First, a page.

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Tuesday, July 26, 2016

Meeting Fellow RV Bloggers Cheri and Dean - Warping up a Sectional Loom

We spent a delightful evening with fellow RV bloggers Cheri and Dean of Travels With Bentley blog.  They came for a few nights at High Cliff State Park on their way to Door County, and then on to the U.P. of Michigan.... after that they are heading east to New York.  They have been reading my blog for quite some time.  I was so glad she reached out to us and we got to meet up face to face!

They are not quite fulltimers, 
but they travel in a big rig fifth wheel
and have a home in Kansas. 

After Steve came home from work, showered, ate supper, then we hopped back in the car and drove right back to High Cliff to visit with Cheri and Dean. We brought out our lawn chairs to sit in around the campfire.  PS... my chair is now done too!  Please see last week's blog about fixing our chairs:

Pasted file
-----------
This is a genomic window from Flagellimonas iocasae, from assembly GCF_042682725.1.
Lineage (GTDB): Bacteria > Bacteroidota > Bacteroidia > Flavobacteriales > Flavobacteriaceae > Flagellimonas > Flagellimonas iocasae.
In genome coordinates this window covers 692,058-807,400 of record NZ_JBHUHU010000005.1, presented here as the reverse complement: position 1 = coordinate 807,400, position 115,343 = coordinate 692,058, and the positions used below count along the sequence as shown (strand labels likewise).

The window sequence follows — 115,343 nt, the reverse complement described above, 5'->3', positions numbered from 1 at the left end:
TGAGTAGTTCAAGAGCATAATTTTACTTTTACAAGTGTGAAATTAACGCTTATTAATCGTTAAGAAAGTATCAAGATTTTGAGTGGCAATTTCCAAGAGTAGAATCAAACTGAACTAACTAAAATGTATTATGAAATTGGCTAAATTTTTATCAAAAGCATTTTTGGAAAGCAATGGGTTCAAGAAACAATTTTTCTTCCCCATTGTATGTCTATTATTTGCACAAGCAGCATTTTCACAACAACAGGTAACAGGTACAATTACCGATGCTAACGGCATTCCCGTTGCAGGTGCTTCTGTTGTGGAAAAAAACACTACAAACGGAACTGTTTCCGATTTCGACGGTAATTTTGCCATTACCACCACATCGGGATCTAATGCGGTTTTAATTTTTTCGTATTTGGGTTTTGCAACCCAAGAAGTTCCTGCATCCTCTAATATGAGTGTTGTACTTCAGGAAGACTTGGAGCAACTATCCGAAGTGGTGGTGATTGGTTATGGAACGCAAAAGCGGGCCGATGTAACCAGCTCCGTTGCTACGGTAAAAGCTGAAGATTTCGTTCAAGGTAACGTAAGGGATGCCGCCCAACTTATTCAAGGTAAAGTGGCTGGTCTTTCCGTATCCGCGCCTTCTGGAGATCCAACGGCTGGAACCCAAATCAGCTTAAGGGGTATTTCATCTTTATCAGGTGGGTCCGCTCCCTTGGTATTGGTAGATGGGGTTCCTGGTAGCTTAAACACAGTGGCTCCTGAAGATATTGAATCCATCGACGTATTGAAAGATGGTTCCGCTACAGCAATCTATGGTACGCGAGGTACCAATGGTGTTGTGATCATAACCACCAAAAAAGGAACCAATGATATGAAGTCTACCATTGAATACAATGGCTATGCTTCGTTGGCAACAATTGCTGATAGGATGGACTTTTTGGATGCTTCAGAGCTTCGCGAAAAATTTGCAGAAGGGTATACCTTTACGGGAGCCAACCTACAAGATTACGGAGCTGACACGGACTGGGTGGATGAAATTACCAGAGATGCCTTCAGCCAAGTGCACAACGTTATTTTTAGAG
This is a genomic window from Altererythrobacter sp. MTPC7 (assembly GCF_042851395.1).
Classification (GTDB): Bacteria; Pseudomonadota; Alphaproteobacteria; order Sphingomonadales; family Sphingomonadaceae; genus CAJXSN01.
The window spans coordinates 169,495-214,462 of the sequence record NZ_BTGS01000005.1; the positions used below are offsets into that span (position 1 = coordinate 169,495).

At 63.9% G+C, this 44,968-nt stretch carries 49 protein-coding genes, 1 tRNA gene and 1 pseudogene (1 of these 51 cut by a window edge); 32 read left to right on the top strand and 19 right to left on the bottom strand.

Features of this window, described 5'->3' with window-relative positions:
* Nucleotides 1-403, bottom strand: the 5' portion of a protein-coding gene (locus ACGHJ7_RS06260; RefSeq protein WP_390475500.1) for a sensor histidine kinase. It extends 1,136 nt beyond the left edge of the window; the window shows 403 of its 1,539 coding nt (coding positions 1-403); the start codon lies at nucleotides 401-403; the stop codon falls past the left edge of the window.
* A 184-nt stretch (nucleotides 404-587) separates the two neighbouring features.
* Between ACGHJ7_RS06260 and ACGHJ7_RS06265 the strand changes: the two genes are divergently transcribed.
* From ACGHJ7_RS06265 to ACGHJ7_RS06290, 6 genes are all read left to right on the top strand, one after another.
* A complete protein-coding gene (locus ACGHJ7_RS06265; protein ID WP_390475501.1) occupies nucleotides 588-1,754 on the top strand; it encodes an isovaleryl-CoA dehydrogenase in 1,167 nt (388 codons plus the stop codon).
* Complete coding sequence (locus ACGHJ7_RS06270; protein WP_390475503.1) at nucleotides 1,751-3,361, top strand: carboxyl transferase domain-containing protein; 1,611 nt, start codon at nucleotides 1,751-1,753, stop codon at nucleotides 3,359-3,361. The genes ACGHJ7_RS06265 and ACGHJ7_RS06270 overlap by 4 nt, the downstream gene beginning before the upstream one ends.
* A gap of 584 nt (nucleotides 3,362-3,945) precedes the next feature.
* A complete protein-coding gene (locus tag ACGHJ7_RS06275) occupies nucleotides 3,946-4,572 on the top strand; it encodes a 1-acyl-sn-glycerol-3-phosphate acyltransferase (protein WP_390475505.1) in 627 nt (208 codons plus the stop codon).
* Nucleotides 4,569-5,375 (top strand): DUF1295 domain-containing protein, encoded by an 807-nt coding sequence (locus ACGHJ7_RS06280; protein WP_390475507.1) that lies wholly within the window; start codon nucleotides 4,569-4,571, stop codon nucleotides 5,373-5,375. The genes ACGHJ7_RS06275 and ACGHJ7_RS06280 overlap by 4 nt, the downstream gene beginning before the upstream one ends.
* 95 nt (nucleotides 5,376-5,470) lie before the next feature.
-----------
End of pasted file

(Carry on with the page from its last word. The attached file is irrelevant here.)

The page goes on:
We sat around a campfire and enjoyed the evening... filled with stories of travels, camping, families and fun.  The evening went so fast, and before we knew it, the clock said it was almost midnight by the time we said our goodbyes and headed home!!!  

Safe travels to Cheri and Dean.  
See ya down the road somewhere! 


One of my Newcomb Studio Looms has been "naked" for a while and needed to get warped up.  That means getting 360 threads... can you imagine handling 360 individual cotton threads, each 150 feet long, all wound on evenly and neatly, no criss crosses, no snarls, and perfect tension????  

With the right tools and preparation and practice, it CAN be done!   


I have a self-produced and self-marketed DVD of how to do the entire process, complete with hints and tricks learned over the years.  If interested in buying it, it can be ordered from: 
 my Etsy Store
my Ebay link of